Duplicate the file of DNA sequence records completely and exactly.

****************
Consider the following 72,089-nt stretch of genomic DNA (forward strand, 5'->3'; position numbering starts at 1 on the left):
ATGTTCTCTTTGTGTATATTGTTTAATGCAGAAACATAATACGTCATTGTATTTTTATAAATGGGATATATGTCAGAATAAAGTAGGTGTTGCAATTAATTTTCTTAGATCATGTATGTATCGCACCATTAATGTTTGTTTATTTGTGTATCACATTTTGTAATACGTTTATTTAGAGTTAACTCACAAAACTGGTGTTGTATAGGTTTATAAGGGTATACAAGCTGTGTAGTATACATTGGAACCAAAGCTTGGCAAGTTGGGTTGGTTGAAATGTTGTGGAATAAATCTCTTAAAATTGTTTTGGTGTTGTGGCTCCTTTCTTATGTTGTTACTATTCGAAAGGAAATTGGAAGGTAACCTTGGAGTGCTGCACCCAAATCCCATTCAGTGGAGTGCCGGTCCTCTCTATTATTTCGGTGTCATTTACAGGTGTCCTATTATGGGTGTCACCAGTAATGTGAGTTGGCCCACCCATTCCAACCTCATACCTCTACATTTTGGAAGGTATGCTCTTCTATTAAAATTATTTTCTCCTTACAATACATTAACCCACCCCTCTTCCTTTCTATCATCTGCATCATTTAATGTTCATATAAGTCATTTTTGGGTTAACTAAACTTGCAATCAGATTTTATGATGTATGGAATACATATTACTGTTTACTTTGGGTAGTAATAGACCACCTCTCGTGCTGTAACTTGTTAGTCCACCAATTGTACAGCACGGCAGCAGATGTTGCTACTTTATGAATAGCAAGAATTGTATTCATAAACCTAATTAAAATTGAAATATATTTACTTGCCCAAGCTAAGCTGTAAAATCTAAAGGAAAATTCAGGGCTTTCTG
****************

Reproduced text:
Consider the following 72,089-nt stretch of genomic DNA (forward strand, 5'->3'; position numbering starts at 1 on the left):
ATGTTCTCTTTGTGTATATTGTTTAATGCAGAAACATAATACGTCATTGTATTTTTATAAATGGGATATATGTCAGAATAAAGTAGGTGTTGCAATTAATTTTCTTAGATCATGTATGTATCGCACCATTAATGTTTGTTTATTTGTGTATCACATTTTGTAATACGTTTATTTAGAGTTAACTCACAAAACTGGTGTTGTATAGGTTTATAAGGGTATACAAGCTGTGTAGTATACATTGGAACCAAAGCTTGGCAAGTTGGGTTGGTTGAAATGTTGTGGAATAAATCTCTTAAAATTGTTTTGGTGTTGTGGCTCCTTTCTTATGTTGTTACTATTCGAAAGGAAATTGGAAGGTAACCTTGGAGTGCTGCACCCAAATCCCATTCAGTGGAGTGCCGGTCCTCTCTATTATTTCGGTGTCATTTACAGGTGTCCTATTATGGGTGTCACCAGTAATGTGAGTTGGCCCACCCATTCCAACCTCATACCTCTACATTTTGGAAGGTATGCTCTTCTATTAAAATTATTTTCTCCTTACAATACATTAACCCACCCCTCTTCCTTTCTATCATCTGCATCATTTAATGTTCATATAAGTCATTTTTGGGTTAACTAAACTTGCAATCAGATTTTATGATGTATGGAATACATATTACTGTTTACTTTGGGTAGTAATAGACCACCTCTCGTGCTGTAACTTGTTAGTCCACCAATTGTACAGCACGGCAGCAGATGTTGCTACTTTATGAATAGCAAGAATTGTATTCATAAACCTAATTAAAATTGAAATATATTTACTTGCCCAAGCTAAGCTGTAAAATCTAAAGGAAAATTCAGGGCTTTCTG